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Senior Correspondent

Sony bundles portable display with flat-panel TV

Aug 06, 20033 mins
Cellular NetworksUnified Communications

Consumers buying Sony’s latest plasma display panel (PDP) television will be getting a little more than just a monster flat-panel television.

Consumers buying Sony’s latest plasma display panel (PDP) television will be getting a little more than just a monster flat-panel television.

Sony is providing a gadget, called a palette display, that is based on Linux, sports a 7-inch touch-sensitive LCD and looks a little like a small tablet PC. It stays in touch with the PDP via an IEEE 802.11a wireless LAN link and can be used to watch television, access the Internet or control the PDP and other devices through its remote control function.

Both Internet data and television signals are sent across the wireless LAN, the latter as a streaming video signal. While this is more complicated than simply fitting the palette display with its own TV tuner it means that the picture should always be clear because the streaming video can be sourced from an external antenna or cable TV signal present at the PDP.

There is a dual-tuner for terrestrial channels, so different stations can be simultaneously displayed on the portable unit and PDP, and a single tuner for satellite channels. The set does not offer a tuner for digital terrestrial broadcasting, which will begin in Japan in December this year.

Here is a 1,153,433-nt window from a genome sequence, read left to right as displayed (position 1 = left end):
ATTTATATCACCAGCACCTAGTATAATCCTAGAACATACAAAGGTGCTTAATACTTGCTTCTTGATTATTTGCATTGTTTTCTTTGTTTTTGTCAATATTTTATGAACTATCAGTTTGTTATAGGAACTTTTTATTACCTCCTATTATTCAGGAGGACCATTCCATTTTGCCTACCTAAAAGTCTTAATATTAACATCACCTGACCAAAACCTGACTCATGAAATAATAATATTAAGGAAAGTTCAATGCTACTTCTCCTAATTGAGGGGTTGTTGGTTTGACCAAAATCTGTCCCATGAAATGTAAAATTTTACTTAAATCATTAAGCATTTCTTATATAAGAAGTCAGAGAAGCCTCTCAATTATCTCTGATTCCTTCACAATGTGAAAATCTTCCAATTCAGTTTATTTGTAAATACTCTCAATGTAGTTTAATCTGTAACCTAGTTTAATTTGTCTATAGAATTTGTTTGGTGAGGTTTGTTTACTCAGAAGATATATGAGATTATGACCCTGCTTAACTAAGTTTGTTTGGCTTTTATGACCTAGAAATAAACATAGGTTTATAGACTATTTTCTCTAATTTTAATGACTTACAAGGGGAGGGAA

It’s the first time Sony has bundled such a device with a television, although the basic concept for the palette display is not new. Sony’s Airboard, which was first launched in 2000 and most recently updated with a third-edition model earlier this year, has many of the same functions and features. Unfortunately, the palette display has some of the same weak points too.

Battery life is short. A fully charged set of batteries provides enough power for between two and three hours worth of TV viewing or Web browsing, so it will be able to last the length of most sports events or movies but will fall short of an evening’s entertainment. Also, the wireless link has limited functionality. It cannot be used as an access point so you won’t be able to connect from another device, such as a notebook PC.

The palette display is available with either the KDE-P50HZ1 or KDE-P42HZ1 televisions, which were launched this week and are 50-inch and 42-inch widescreen PDPs, respectively. The 50-inch panel has a 1,365-pixel-by-768-pixel resolution and the 42-inch panel has a 1,024-pixel-by-768-pixel resolution. Screen resolution on the palette display’s 7-inch screen is 800 pixels by 480 pixels.

As you might expect, all of this technology doesn’t come cheap. However, the price tag might still surprise. The 42-inch version will go on sale Sept. 10 and carries a price tag of $9,560. That’s about double the current price of equivalent-size PDPs from other manufacturers.

In addition to the purchase price, there is also the running cost. In common with other PDPs the new Sony sets suck up power at an impressive rate. The 50-inch panel draws 540 watts in use while the 42-inch panel draws 460 watts. The tuner box, common to each, pulls another 78 watts. In contrast, a Sony 36-inch CRT set, one of the largest CRT sets the company sells, draws just over 200 watts in use and a more modest 24-inch set draws around 100 watts.